If your build machine and the DUT are in the same WiFi network, you can run power_LoadTest by running the following command in scripts directory in chroot. (make sure you have battery fully charged with AC and Ethernet disconnected from the DUT before running the test)

  $ test_that <DUT_ipaddr> power_LoadTest

If your build machine is not on the same private WiFi network as the DUT (applicable for most Googlers and any who have the build machine connected to a corporate network), follow the below instruction.
  • Keep the AC charger plugged and the wired Ethernet connected to the same network as your build machine
  • Run the same command as above.  It is expected to fail as the pure purpose is to copy the test suite over to the DUT from the build machine
     $ test_that <DUT_ipaddr> power_LoadTest
  • Disconnect the wired Ethernet
  • On the DUT, enter VT2 by pressing Ctrl + Alt + F2 [-> right arrow key on Chrome keyboard], and login as root (should not require any password on a test image)
    $ cd /usr/local/autotest
    $ # (remove your AC power source right before running the test)
    $ bin/autotest tests/power_LoadTest/control
  • Now you just need to wait until the battery runs out.  (Don't worry, the test result is stored on the DUT)
  • Reconnect the AC power, boot up, and enter VT2 as root
    $ cd /usr/local/autotest/results/default/power_LoadTest/results/

Interpreting Results

When the test completes there will be a keyvals file at power_LoadTest/results/keyval.  The test will publish minutes_battery_life which we use to track platforms battery life.  However that only tells part of the story.  As any other real world test the results need other measurements should be examined to ensure the battery life estimate is genuine.

Keyvals of particular interest beyond minutes_battery_life to judge quality of run are:
  • ext_*_failed_loads
    • Any non-zero values for these keyvals can be problematic.  The keyval itself is a string with counts separated by underscores.  Each count is the failures logged by the particular loop.  For example ‘0_1_2’ would mean no failures for loop0, 1 for loop1 and 2 for loop2.  While failures aren’t good if the subsequent ext_*_successful_loads equals the correct quantity then data may be deemed ok.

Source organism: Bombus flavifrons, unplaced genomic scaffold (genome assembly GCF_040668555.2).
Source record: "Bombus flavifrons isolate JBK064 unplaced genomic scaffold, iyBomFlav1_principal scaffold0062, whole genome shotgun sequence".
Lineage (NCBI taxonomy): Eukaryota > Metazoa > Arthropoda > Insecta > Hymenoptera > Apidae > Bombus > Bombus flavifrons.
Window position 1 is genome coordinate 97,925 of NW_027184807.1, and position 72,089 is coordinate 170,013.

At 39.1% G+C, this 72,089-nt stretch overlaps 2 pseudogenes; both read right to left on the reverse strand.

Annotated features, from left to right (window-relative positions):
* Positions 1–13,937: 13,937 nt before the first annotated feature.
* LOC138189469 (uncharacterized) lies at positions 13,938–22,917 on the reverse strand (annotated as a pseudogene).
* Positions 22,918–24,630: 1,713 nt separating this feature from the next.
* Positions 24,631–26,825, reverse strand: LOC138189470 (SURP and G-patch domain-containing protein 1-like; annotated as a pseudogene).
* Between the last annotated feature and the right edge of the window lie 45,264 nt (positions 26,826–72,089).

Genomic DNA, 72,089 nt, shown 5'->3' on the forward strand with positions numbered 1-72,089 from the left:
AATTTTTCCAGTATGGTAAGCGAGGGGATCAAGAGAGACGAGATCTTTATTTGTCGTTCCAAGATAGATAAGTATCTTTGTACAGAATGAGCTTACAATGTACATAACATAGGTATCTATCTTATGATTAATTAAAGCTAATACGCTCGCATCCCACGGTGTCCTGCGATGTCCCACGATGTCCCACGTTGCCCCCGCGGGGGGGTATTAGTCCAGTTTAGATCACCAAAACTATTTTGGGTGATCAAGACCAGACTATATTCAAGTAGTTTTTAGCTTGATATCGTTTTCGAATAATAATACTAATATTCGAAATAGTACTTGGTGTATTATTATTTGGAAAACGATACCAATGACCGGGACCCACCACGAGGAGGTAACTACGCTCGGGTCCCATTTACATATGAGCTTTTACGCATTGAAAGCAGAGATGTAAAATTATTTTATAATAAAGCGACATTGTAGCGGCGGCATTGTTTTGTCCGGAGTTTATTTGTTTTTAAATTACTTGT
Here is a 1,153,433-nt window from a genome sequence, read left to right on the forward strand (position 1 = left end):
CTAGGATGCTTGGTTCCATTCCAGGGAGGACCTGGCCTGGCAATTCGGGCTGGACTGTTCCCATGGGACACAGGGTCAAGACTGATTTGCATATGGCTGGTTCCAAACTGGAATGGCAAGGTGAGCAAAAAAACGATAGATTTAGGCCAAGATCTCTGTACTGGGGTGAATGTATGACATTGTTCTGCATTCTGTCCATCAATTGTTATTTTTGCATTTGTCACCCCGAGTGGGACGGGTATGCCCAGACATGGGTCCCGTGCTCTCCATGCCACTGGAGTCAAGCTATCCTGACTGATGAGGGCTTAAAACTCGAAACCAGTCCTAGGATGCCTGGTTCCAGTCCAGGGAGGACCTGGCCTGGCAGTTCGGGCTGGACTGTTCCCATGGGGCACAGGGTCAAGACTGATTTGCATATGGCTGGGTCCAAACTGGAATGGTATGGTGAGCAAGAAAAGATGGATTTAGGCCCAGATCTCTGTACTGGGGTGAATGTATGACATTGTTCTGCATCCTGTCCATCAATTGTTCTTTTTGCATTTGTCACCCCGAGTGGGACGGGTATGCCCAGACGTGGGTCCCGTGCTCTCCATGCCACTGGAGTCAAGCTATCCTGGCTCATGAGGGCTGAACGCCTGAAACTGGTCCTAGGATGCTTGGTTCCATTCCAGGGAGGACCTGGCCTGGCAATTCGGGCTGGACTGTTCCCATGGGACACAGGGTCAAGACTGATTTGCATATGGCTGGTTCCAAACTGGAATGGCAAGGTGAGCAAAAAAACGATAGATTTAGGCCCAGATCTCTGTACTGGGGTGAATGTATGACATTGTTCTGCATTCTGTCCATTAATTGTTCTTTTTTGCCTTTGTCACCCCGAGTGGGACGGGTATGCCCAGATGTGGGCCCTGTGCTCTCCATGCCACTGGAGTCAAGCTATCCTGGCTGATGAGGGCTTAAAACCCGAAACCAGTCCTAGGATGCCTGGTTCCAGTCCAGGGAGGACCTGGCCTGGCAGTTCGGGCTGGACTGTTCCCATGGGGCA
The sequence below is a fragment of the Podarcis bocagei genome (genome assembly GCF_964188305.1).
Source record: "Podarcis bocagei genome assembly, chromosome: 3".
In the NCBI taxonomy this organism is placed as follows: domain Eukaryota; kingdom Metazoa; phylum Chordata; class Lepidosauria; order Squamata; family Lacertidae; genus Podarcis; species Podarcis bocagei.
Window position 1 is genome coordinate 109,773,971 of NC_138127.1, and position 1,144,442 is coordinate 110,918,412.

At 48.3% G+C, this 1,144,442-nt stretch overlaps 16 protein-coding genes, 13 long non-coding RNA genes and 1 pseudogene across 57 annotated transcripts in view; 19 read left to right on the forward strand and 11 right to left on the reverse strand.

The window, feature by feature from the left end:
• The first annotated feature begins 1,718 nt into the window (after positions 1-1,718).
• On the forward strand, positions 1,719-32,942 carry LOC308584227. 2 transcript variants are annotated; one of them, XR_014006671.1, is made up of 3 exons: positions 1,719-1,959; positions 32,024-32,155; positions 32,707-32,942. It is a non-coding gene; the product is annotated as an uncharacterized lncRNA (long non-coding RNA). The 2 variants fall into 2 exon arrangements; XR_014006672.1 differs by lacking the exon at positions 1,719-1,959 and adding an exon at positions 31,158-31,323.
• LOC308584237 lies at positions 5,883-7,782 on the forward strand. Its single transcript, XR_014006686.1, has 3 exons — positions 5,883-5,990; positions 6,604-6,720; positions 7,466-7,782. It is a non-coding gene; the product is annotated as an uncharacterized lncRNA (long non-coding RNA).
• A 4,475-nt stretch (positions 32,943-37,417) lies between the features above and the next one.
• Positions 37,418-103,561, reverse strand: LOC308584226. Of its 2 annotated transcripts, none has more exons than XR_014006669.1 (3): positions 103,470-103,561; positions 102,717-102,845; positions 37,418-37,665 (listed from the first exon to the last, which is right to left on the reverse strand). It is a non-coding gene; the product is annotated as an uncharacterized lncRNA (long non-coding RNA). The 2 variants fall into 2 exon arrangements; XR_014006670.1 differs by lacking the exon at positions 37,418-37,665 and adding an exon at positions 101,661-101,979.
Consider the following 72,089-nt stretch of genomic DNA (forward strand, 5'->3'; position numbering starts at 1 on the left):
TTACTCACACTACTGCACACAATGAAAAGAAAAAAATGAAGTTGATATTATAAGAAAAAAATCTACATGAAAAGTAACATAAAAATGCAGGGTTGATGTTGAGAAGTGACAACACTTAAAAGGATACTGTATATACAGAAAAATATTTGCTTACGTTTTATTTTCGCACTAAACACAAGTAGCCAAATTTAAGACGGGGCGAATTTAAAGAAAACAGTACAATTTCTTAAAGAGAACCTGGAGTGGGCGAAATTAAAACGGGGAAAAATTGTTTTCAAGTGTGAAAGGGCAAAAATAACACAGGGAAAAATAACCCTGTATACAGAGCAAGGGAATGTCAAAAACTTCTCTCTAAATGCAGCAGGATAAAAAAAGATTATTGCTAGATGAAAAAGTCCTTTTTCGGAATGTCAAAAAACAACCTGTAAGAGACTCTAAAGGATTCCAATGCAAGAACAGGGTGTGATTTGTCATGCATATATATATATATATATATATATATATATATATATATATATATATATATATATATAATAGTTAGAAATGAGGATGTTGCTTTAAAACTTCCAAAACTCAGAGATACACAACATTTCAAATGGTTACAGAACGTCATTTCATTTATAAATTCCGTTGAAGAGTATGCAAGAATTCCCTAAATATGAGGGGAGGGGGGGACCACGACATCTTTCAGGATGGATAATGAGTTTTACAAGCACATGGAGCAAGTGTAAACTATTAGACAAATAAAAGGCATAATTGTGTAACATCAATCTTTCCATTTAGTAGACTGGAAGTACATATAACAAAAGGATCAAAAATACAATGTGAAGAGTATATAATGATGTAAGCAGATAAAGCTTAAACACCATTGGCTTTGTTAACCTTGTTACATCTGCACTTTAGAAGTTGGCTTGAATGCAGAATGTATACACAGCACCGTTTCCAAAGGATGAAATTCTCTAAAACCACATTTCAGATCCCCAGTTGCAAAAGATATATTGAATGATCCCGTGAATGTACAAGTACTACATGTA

• percent_cpuidle_*
    • These numbers typically stay roughly the same for a particular platform so be cogniscent that they roughly match previously qualified PLT runs or the differences should be investigated.
  • percent_cpufreq_*
    • Similar to cpuidle above this represents the P-state the processor frequency runs in.  These too stay roughly the same and should be compared to previously qualified numbers
  • loop*_system_pwr
    • each loop should be roughly the same average power.  Often the first loop (loop0) consumes more as webpage caching hasn’t occurred yet.
  • *usbidle*
    • should be ~100% unless run is being done with expected USB device that has been attached externally or has had selective suspend disabled for some functional reason.

Conclusion

While the initial version of power_LoadTest seems to emulate well what users experience every day on Chrome OS devices, this test will be constantly improved. As we learn more about how users use Chrome OS devices and how experienced battery life differs from tested battery life, we will use this data to refine the test, potentially changing the load mix or the parameters of the test.

Our goal is to ensure that when you purchase a device, you know - with reasonable certainty - how long that device will last in your daily use.